As I have said before, I am not that excited about the solar eclipse that will occur over parts of the US on Monday, partly because this is a well-understood and highly predictable event. But I find the myths that used to surround this event before the science of it became known to be quite fascinating. Here are a few.
A dragon did it, according to stories from China, India, Armenia, Tibet, Persia and other parts of the world. Traditional tales from other cultures blamed a demon, a jaguar, a frog or toad, a wolf, a group of snakes, a werewolf.
The indigenous Pomo of Northern California envisioned a great cranky bear ambling through the heavens and biting the sun when it refused to move out of the way.
According to an elaborate tale in the ancient Sanskrit poem “Mahabharata,” a demon stole an immortality potion and tried to drink it, but the sun and moon reported him to the god Vishnu. Vishnu lopped off the demon’s head before the liquid passed his throat, so his immortal head travels around the heavens chasing the sun and moon for revenge. Occasionally it catches one or the other and eats it, but the orb falls out of his throat.
There are more fascinating myths in the article.
But even after the event became understood, superstitious people could still be duped simply by the rarity of eclipses. Here is a story from Sri Lanka that combines a myth about an eclipse with the remnants of colonial thinking.
Thanks to a combination of the legacy of British imperialism and the worldwide dominance of white western culture that sets the standards for what constitutes beauty, the people of Sri Lanka have long associated beauty with skin color and attached excessive importance to it, especially for women. The fairer you were, the better looking you were considered to be. When a baby is born, one of the first things parents and other relatives examine closely and anxiously are the clues as to what skin color they think the newborn will grow up to have. It was not uncommon for arranged marriage proposals in the newspapers to specify that the woman be fair-skinned. That color-consciousness exists to this day, sadly.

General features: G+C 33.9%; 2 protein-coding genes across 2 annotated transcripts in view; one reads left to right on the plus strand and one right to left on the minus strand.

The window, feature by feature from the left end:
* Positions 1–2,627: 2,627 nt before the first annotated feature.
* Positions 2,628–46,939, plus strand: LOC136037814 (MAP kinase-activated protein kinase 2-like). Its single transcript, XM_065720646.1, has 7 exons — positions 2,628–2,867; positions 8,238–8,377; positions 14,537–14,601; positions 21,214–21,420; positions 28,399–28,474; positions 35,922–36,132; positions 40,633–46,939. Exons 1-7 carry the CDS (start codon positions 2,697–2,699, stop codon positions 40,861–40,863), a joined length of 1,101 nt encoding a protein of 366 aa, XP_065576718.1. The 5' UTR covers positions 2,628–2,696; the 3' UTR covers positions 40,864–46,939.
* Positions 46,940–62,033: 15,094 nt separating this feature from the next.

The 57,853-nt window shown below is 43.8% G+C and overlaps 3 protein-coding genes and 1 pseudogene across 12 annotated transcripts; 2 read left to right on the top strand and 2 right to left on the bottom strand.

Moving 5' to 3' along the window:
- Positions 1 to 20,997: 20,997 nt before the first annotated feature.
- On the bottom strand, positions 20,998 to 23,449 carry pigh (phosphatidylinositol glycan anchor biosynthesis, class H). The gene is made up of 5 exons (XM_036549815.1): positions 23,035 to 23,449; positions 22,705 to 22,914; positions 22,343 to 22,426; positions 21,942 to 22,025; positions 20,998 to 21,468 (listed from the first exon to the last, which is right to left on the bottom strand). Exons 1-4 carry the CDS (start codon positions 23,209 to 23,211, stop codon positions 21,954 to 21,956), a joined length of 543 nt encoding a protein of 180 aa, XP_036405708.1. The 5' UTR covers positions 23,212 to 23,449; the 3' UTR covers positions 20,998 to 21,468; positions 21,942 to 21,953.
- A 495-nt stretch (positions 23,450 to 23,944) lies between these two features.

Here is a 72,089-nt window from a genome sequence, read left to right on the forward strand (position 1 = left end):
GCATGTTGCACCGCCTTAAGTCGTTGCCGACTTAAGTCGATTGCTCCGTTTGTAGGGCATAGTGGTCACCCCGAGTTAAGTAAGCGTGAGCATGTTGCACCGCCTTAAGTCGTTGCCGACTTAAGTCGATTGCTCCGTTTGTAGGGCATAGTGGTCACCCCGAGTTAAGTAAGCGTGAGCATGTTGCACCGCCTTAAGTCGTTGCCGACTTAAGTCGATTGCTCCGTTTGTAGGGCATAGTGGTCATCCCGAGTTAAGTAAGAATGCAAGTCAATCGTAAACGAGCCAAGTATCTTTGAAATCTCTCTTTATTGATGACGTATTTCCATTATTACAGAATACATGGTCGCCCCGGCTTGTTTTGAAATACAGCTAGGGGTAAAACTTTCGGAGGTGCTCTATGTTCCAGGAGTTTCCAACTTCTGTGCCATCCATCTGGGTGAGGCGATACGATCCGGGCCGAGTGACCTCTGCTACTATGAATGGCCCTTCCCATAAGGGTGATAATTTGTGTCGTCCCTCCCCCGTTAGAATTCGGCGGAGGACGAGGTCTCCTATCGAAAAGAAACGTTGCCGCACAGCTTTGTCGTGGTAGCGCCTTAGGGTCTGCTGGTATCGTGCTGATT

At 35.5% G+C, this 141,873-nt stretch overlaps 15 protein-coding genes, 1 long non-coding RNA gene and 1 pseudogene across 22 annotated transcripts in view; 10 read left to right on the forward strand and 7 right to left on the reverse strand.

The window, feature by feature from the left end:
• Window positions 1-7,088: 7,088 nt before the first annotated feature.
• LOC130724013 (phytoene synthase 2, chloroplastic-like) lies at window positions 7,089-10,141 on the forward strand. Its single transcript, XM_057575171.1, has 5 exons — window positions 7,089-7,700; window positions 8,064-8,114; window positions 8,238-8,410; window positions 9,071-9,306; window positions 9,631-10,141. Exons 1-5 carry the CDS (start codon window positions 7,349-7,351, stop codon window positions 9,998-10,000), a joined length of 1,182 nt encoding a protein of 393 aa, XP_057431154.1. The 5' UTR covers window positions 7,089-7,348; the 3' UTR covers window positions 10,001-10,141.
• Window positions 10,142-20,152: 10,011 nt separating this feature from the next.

For example, in my own family, my paternal grandmother died quite young, a few years before I was born. Family oral history has it that because her four sons were all somewhat dark-skinned, she was anxious that they find fair-skinned brides so that her grandchildren had a shot at having fair skin. Interest on genetics is strong in Sri Lanka when it comes to the inheritance of skin color.
I was reminded by a friend of a hoax that was perpetrated during a 1955 lunar eclipse that passed over Sri Lanka that took advantage of this desire for whiter skin. The author of this article discusses the obsession and the hoax.
Fair skin is highly desirable, and it’s often a topic addressed blatantly with zero political correctness.
Flip through a local newspaper and you will find matrimonial ads that request ‘absolutely fair’ brides.
In 1955, there was a full lunar eclipse in Sri Lanka, prior to which an astrologer predicted that any dark complexioned person who drank blended Wada Kaha, an indigenous plant, during the eclipse hours would become fair overnight. During the following days, hundreds of women were admitted to hospitals island-wide with severe vomiting. Alas, there was no miracle fairness potion! This incident did gave rise, however, to several songs with very catchy lyrics – the Baila song Wada Kaha Sudiya is popular even today!
There was one other factor in the hoax that is not mentioned in the article and that is that the hoaxer told people that this would only work if they told nobody about it.
The song mentioned by the author is still extremely popular. It is in the Sinhala language and the pop musical genre called ‘baila’ (pronounced ‘bye-la’)is indigenous to Sri Lanka. Baila songs consist of simple bouncy tunes set to two or three chord guitar accompaniments with a steady beat with the chorus repeated many times. This makes them easy to sing and thus popular at parties and long car and bus rides and other gatherings where sing-alongs break out, since pretty much everyone knows the songs. The more popular bailas are the equivalent of campfire songs in the US.
In this particular song, the singer playfully implores a woman to confess the truth, that she actually believed the hoax and drank the potion. You can listen to the song below. It is in Sinhala but you get to hear what Baila is like.